North Dakota Senate
Candidates have an odd new choice: Stand with Trump or the Kochs.
North Dakota Senate candidate Kevin Cramer, who last week praised the Trump administration for bailing out farmers hurt in the president’s ongoing trade war, is getting the cold shoulder from Republicans’ biggest benefactors: The Koch network. Americans for Prosperity, the network’s political arm, announced this week that it wouldn’t back Cramer, as CNN reports, “for his support of a $1.3 trillion spending measure earlier this year and his reluctance to take on the White House on trade and tariffs.” This is not a choice that Republican candidates are used to: showing blanket fealty to the Republican president versus getting those Koch bucks.
A shameless Trump kiss-ass gets rewarded. Sigh.
It’s all so vulgar. Florida gubernatorial candidate Rep. Ron DeSantis, a conservative Freedom Caucus member, releases an ad in which he instructs his toddler to “build the wall” with toy blocks. Trump returns the favor with a Tampa rally. “I wanted to be here to formally endorse Ron,” Trump said. “He is going to be an incredible governor,” Trump said, adding that he doesn’t “do these endorsements easily.” Trump is cautious, but when you offer video evidence of indoctrinating your children early on into his personality cult, he has no choice, as a statesman, but to wade in. Adam Putnam, DeSantis’ main rival for the nomination, can only watch in despair.
Leading Democrats are hesitant to support their leftist nominee.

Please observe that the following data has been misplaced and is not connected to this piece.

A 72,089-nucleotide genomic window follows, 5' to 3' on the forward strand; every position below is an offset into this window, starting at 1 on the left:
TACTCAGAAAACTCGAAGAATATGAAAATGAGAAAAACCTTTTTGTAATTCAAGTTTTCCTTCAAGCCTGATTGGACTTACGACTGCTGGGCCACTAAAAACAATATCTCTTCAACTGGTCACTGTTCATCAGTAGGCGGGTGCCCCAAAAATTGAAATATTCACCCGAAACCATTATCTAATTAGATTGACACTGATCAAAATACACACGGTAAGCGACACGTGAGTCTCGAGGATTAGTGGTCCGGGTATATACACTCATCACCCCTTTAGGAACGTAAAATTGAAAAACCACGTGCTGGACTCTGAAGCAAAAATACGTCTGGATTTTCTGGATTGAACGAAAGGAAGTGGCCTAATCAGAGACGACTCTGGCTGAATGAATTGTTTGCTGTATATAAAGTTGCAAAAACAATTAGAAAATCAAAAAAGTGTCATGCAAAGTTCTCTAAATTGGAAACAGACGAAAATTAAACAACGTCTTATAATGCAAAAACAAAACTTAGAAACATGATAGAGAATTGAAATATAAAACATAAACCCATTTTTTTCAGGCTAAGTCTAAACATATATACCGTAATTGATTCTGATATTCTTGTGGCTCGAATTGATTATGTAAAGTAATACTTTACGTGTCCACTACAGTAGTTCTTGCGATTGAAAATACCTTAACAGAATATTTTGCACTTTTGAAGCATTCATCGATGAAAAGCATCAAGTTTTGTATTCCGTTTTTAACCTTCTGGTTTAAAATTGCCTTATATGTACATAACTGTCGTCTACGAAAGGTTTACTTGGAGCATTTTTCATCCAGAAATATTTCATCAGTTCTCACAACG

Don’t be confused by Maryland’s status as a “solid blue” state. For one, consider that the current governor, Larry Hogan, is a popular moderate Republican. Maryland’s Democratic majorities have traditionally rested on federal workers in the Washington suburbs and black Americans in Baltimore; ideological leftists don’t usually make it very far. This year, though, one has: Ben Jealous, the former NAACP president and ardent Bernie Sanders supporter in 2016, won the gubernatorial primary. He’s finding that it’s difficult to get the state’s centrist Democratic establishment to rally around him. The state Senate president, Mike Miller—who’s essentially ruled the state for decades—has only offered “tepid” support for Jealous, as the Washington Post reports, while offering kind words for Hogan. And the county executive of Montgomery County—the wealthy D.C. suburbs—so far won’t endorse Jealous over concerns that Jealous would soak his residents to fund his agenda.
Virginia’s 5th District
Bigfoot erotica. Bigfoot erotica? Bigfoot erotica.
I don’t know if it’s fair, or what it means, or what’s even going on in this country anymore, but Democrat Leslie Cockburn, at the end of the week, has successfully labeled her Republican opponent Denver Riggleman “the Bigfoot erotica guy” now and forevermore. These are the sorts of breaks—or smears, we can call them—that Democrats need to pick up an unlikely lean-Republican district or two in November. Prediction: Five to 10 district-specific stories will surface in the next three months that are weirder and dumber than this.